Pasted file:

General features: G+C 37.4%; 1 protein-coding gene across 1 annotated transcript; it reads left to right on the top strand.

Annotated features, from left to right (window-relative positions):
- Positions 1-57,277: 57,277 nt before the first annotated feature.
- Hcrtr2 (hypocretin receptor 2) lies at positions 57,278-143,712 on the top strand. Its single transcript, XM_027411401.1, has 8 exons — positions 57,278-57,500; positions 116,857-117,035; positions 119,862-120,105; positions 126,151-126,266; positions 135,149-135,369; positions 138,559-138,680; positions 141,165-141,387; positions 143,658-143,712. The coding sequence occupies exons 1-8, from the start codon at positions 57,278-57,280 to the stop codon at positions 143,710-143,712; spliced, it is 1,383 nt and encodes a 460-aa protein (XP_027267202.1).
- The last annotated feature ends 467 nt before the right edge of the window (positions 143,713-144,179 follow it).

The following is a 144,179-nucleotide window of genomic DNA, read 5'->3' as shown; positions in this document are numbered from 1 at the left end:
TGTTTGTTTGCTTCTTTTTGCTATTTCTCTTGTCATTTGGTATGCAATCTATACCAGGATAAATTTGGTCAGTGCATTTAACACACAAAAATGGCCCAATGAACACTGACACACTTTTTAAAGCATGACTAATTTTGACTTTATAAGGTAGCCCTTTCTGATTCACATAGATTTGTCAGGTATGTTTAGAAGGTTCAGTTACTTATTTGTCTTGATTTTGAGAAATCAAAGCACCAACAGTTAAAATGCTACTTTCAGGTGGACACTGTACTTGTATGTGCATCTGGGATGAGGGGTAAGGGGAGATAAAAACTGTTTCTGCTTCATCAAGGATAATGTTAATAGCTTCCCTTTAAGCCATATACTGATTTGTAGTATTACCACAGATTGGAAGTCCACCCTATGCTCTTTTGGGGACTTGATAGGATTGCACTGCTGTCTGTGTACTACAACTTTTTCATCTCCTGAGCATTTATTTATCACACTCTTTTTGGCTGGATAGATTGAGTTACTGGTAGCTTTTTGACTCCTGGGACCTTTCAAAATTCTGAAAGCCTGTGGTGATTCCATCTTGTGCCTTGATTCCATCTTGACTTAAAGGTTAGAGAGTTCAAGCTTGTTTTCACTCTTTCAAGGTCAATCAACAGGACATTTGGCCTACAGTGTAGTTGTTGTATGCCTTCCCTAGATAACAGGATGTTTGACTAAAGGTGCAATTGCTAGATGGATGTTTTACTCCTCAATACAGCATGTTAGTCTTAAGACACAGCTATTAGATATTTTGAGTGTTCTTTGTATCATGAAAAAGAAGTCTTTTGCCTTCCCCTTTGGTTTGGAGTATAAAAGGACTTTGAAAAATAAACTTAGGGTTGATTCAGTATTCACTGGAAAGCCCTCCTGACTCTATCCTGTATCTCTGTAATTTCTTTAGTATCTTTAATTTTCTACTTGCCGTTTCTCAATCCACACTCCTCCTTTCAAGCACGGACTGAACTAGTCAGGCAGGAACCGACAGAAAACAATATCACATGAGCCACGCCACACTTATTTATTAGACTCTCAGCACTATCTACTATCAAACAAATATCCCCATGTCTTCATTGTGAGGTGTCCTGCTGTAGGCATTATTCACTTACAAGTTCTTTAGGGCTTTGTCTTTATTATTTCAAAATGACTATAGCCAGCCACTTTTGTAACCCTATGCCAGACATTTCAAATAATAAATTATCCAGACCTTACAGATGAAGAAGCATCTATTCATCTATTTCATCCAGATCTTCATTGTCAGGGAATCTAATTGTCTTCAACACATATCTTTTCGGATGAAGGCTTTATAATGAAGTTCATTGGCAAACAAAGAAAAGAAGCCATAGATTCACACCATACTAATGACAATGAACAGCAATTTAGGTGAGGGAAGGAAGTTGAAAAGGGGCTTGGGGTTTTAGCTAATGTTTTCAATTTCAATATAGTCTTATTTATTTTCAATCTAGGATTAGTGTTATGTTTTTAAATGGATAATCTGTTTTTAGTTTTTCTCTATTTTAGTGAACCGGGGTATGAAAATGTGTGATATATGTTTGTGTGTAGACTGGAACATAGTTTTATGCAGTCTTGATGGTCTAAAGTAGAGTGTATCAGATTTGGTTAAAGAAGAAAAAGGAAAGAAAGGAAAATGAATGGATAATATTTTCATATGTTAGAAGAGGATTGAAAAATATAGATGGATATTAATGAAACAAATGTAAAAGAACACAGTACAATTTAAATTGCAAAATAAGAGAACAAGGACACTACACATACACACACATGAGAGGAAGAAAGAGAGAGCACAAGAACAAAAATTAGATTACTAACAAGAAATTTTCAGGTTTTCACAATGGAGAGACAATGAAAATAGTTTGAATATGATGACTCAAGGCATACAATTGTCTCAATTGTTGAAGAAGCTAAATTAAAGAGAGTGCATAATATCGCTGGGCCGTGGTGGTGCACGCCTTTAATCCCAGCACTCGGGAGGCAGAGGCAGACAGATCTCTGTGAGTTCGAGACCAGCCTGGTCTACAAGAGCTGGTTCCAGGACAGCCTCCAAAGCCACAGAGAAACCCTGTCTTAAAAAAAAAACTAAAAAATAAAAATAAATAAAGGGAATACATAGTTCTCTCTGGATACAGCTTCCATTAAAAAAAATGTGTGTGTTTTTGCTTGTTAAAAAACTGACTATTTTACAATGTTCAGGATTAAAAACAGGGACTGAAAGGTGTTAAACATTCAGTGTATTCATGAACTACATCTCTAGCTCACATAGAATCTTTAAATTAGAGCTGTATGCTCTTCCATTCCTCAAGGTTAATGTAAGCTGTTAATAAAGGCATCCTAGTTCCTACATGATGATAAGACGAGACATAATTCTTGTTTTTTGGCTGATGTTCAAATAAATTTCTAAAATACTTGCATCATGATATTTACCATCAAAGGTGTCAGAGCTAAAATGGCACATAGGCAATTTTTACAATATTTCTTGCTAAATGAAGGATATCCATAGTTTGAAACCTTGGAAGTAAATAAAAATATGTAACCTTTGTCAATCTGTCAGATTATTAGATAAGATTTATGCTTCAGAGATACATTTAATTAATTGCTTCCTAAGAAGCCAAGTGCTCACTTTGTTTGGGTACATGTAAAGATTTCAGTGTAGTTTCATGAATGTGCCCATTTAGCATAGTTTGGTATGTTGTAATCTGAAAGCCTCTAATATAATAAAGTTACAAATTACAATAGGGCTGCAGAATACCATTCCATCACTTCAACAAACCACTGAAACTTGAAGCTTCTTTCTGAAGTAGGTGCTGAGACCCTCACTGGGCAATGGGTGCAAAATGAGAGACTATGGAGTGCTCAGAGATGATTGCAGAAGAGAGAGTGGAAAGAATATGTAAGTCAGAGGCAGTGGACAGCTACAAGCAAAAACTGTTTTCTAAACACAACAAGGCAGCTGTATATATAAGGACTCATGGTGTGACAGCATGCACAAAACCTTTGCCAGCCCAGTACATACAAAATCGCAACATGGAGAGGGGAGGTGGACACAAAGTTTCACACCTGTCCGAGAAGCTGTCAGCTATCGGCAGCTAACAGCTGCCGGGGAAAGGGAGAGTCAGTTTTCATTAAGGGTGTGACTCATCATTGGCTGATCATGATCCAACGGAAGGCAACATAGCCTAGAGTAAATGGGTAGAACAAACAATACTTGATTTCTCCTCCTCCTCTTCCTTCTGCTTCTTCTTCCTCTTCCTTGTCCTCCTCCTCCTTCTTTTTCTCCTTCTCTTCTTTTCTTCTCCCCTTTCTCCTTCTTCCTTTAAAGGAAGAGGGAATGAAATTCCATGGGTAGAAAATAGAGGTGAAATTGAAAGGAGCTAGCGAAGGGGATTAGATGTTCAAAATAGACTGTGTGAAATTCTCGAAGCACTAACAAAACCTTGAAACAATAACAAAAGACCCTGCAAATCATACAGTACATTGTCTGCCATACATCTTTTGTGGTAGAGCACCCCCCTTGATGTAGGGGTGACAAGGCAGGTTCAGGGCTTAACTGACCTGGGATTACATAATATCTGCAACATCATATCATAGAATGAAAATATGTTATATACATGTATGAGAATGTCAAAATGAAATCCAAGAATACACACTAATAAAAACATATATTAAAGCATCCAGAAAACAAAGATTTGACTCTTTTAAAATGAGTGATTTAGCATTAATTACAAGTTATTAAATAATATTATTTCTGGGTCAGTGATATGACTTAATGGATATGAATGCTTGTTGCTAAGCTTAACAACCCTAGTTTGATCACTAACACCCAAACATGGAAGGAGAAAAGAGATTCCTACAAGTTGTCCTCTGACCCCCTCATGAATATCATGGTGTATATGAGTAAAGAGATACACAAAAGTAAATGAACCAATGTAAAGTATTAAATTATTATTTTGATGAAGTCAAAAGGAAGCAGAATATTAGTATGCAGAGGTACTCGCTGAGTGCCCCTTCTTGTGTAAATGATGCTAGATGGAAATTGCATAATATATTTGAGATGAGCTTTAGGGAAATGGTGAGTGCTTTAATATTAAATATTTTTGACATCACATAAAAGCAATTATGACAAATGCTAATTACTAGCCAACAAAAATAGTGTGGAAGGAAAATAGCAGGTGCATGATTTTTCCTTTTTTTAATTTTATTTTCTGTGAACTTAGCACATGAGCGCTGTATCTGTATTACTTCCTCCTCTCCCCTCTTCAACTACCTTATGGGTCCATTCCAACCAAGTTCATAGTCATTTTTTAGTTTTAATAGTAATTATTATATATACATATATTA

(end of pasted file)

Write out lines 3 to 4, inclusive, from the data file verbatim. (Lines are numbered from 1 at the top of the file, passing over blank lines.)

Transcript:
- Positions 1-57,277: 57,277 nt before the first annotated feature.
- Hcrtr2 (hypocretin receptor 2) lies at positions 57,278-143,712 on the top strand. Its single transcript, XM_027411401.1, has 8 exons — positions 57,278-57,500; positions 116,857-117,035; positions 119,862-120,105; positions 126,151-126,266; positions 135,149-135,369; positions 138,559-138,680; positions 141,165-141,387; positions 143,658-143,712. The coding sequence occupies exons 1-8, from the start codon at positions 57,278-57,280 to the stop codon at positions 143,710-143,712; spliced, it is 1,383 nt and encodes a 460-aa protein (XP_027267202.1).